The staff will push you to the maximum so that you make the most of your abilities and talents, which is the best thing as a young, keen student. If you are willing, they will be there to get you through to reach your goal. I am pleased to say I graduated with a first-class honours in Pharmaceutical Science BSc in July 2018. Two months later, I have landed my first role in an energy and chemical consultancy company in Oxford.

Kiran Gabbi – Graduated 2018

Work placement year

How you can work in industry during your course

Placements:

  • provide work experience that is relevant to your course and future career;
  • improve your chances of graduating with a higher grade degree;
  • enhance your CV;
  • lead to a graduate job;
  • enable you to earn a year's salary whilst studying (the vast majority of placements are paid); and
  • help you to select your final-year project.

"To be successful, tomorrow's leaders will need to be far more rounded individuals than ever before. They will collaborate in pursuit of shared goals. They will guide, challenge and support...They will have an appetite for change and a hunger for continuous improvement, and they will have an ethos of learning and development..." Jeremy Darroch, Former Chief Executive, Sky.

"Doing a placement year effectively gives you one foot in the door of a future job and to stand out from the crowd... as well as enhancing my CV... and future interviews. It's a great motivator to be successful in my studies as it only serves to open even more doors and gain more skills." Placement student at Jagex Games Studios Ltd.

  • 81% placement students and 34% non-placement students got a first or 2.1 (Faculty of Computing, Information Systems and Mathematics, 2008).
  • 100% of placement students during 2008 recommend doing a placement (Faculty of Computing, Information Systems and Mathematics, 2008).
  • Many employers offer a graduate job to their successful placement students.

There is a lot of support available for students looking to secure a placement (eg a jobs board with placement vacancies, help with writing CVs and mock interviews). Getting a placement and passing the placement year are ultimately the student's responsibility.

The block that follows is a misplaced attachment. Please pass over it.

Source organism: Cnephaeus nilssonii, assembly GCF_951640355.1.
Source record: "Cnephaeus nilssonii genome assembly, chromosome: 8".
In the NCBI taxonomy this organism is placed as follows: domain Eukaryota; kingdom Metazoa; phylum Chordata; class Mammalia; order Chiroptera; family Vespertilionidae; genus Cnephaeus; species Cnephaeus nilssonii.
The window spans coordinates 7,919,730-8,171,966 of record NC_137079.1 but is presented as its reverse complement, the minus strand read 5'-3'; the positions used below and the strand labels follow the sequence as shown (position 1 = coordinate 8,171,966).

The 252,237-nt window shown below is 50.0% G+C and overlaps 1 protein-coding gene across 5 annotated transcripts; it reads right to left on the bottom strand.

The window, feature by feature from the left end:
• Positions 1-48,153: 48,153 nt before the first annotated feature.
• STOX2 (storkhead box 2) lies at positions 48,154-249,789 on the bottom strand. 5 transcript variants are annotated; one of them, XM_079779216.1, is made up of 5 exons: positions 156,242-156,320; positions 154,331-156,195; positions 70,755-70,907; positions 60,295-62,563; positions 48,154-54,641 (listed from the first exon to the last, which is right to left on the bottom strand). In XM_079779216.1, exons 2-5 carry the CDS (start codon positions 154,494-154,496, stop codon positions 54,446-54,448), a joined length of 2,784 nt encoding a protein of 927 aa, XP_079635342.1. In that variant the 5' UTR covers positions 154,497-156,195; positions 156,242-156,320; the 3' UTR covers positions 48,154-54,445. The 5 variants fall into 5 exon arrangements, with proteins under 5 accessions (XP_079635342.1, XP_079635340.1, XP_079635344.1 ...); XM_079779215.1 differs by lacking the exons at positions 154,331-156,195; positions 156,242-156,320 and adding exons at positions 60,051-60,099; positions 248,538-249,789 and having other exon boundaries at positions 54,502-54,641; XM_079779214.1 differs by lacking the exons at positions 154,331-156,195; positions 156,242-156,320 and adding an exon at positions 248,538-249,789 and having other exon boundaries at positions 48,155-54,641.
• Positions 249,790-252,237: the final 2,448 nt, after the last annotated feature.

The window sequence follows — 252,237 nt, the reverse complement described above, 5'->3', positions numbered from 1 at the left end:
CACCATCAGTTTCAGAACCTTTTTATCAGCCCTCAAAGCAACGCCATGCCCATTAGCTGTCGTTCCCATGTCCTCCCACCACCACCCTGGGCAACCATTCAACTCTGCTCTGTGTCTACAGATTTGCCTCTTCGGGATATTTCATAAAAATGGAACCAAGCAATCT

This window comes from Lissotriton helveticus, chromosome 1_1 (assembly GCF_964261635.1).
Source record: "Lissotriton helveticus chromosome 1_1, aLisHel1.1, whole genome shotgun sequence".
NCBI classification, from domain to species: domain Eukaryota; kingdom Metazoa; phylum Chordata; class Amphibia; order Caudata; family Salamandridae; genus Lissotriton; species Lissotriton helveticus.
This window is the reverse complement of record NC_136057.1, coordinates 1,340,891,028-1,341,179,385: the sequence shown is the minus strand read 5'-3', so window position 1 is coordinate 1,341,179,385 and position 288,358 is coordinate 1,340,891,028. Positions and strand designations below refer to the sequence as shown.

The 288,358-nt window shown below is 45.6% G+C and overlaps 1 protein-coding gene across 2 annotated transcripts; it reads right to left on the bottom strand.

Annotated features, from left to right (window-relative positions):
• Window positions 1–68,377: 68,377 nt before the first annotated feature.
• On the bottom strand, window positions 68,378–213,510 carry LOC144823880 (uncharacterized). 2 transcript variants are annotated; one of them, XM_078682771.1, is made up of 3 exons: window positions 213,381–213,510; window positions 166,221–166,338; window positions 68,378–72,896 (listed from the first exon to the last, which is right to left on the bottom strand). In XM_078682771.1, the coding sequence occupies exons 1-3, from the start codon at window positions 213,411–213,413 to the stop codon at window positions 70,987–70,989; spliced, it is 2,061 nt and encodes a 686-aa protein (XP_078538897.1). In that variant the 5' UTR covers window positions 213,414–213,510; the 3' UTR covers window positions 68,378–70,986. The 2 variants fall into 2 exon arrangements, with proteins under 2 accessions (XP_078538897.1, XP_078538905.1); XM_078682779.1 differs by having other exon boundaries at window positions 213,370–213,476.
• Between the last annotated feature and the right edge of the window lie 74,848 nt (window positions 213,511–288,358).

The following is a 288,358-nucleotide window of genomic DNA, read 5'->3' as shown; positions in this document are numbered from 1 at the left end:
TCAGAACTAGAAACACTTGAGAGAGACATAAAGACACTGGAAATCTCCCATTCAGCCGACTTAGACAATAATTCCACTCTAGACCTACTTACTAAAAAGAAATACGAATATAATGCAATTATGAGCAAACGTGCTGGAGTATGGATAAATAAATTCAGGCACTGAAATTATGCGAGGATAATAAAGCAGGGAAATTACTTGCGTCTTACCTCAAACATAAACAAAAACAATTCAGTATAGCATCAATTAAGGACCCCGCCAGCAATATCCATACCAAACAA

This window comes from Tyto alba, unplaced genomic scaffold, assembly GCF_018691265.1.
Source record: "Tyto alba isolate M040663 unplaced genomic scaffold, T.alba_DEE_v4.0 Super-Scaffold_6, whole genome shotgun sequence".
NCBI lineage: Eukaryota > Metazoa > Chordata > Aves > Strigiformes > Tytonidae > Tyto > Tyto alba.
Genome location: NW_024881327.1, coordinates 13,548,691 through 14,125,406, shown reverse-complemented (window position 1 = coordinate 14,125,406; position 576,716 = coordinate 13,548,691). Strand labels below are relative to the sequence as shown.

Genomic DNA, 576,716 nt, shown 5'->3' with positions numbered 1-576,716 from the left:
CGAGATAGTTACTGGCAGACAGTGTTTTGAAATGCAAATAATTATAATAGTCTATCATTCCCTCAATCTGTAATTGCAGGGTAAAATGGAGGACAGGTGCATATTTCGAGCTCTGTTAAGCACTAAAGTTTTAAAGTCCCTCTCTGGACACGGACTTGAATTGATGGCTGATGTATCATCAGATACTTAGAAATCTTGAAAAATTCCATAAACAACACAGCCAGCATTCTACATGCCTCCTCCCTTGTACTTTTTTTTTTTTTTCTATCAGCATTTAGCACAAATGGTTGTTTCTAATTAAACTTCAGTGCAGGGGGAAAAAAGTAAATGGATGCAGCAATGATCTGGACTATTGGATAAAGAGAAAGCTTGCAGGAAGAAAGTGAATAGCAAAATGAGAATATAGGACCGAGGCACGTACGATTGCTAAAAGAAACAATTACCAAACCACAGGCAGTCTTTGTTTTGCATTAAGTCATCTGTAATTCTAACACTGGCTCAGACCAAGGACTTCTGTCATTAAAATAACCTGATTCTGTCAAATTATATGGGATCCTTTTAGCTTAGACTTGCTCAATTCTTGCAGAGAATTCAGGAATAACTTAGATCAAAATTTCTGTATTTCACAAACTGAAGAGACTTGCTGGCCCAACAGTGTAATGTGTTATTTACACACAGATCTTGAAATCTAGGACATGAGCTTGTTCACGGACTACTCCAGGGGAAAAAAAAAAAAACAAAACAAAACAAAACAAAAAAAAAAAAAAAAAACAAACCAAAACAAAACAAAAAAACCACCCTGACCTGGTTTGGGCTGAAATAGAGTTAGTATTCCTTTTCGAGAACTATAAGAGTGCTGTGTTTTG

For further information please contact the placements team by telephone 020 8417 2969 or email secplace@kingston.ac.uk.

Examples of placements

Placements can be with large multinational companies, international companies, local companies and small start ups; offering a diverse range of posts. Here are some examples of employers and roles:

Construction-based placement employers Construction-based placement roles 
RG Group
Multiplex
Costain
Willmott Dixon
Fluor
Assistant site manager
Assistant trades package manager
Assistant logistics manager
Health and safety officer
Construction engineer
Science-based placement employers  Science-based placement roles
Reckitt and Benckiser
GSK
Drug Control Centre
Minton Treharne and Davies Ltd
Various local and international hospitals
Bioanalytical sciences
Lab assistant
Pharmacy assistant
Sports coach
Engineering-based placement employers  Engineering-based placement roles
Airbus
BAM Nuttall
Nissan
Bosch
Wozair
Analysis of aircraft structure
Construction resources specialist
Site engineer assistant
Computing and IS-based placement employers Computing and IS-based placement roles
Disney
Sony Interactive Entertainment Europe
IBM
McKinsey
Intel
Database co-ordinator
Software developer
Website developer
App developer
Mathematics-based placement employersMathematics-based placement roles
Lloyds Banking Group
AXA
Allianz
PAU Education, Spain
Analyst
Investment solutions
Research analyst
Accounts assistant

Key information set

The scrolling banner(s) below display some key factual data about this course (including different course combinations or delivery modes of this course where relevant).